Retail, of course, has long been in retreat in Scotland, with store numbers in steep decline even before the pandemic hit. But lockdowns brought in to combat the virus, which meant shops were unable to trade for huge chunks of the last 18 months, have greatly exacerbated the problem.
Out of necessity, consumers moved their shopping activities online during lockdown, and in many cases may not return to former habits, piling even more pressure on retailers which sell their wares in physical outlets.
You only need to walk down the likes of Sauchiehall Street in Glasgow to get a very visible sense of the decline. There are now stretches of this famous thoroughfare where it is hard to see anything other than empty units – a truly dispiriting sight for those with vivid memories of the thriving retail scene it once was. It’s hard to imagine new tenants coming in any time soon.
Much of the high street’s decline in the last year-and-a-half has been attributed to the absence of office workers. Without the daily expenditure of people who travel into towns and cities to fulfil their jobs, it has been significantly harder for shops, cafes, bars and restaurants to make ends meet.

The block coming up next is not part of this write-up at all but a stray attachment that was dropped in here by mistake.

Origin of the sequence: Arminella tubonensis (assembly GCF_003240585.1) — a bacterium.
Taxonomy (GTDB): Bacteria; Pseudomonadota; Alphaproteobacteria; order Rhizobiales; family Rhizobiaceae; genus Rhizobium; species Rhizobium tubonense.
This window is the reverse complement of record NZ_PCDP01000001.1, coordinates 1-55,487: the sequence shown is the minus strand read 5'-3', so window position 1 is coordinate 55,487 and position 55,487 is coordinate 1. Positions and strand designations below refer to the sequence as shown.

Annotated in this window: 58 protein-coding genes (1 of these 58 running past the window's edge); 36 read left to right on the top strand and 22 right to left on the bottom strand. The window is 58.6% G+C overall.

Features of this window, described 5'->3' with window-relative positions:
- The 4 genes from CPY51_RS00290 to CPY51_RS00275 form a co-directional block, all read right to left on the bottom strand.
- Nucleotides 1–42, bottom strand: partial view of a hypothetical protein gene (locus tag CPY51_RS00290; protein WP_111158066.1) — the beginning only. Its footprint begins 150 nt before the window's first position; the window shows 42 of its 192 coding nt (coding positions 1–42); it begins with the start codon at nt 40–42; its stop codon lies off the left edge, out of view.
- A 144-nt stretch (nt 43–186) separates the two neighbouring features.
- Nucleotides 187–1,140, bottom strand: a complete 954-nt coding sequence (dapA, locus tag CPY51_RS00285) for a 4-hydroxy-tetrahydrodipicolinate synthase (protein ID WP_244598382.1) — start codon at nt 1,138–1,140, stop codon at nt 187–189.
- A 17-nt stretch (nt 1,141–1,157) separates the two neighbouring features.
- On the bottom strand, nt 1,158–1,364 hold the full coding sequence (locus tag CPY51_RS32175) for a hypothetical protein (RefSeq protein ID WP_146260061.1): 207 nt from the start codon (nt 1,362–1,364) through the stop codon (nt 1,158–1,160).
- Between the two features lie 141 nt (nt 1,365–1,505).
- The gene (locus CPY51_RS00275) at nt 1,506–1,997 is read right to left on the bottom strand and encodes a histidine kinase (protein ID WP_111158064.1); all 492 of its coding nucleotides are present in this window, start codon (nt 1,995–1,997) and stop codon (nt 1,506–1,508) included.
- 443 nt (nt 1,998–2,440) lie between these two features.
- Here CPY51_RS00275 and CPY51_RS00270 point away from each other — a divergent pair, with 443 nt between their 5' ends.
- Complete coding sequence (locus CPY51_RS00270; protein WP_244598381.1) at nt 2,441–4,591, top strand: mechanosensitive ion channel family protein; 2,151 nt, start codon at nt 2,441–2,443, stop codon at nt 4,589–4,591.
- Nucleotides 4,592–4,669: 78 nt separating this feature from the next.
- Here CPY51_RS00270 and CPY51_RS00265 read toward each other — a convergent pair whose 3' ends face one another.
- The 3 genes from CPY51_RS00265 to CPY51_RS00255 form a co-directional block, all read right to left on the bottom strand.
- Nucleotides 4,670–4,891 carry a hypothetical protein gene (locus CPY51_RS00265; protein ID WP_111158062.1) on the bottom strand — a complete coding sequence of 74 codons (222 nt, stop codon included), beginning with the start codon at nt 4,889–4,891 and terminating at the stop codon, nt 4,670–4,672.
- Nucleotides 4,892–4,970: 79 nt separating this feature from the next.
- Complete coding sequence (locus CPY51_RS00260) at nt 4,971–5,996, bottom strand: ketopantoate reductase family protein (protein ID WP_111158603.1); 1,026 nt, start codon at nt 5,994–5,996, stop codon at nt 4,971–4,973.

However, while the official advice from the Scottish Government is to continue working from home if you can, the end of the office is perhaps not quite nigh.
Three major deals were announced last week that delivered a very strong signal there is life in the office working model yet – offering encouraging news for the many businesses that depend on it for their survival.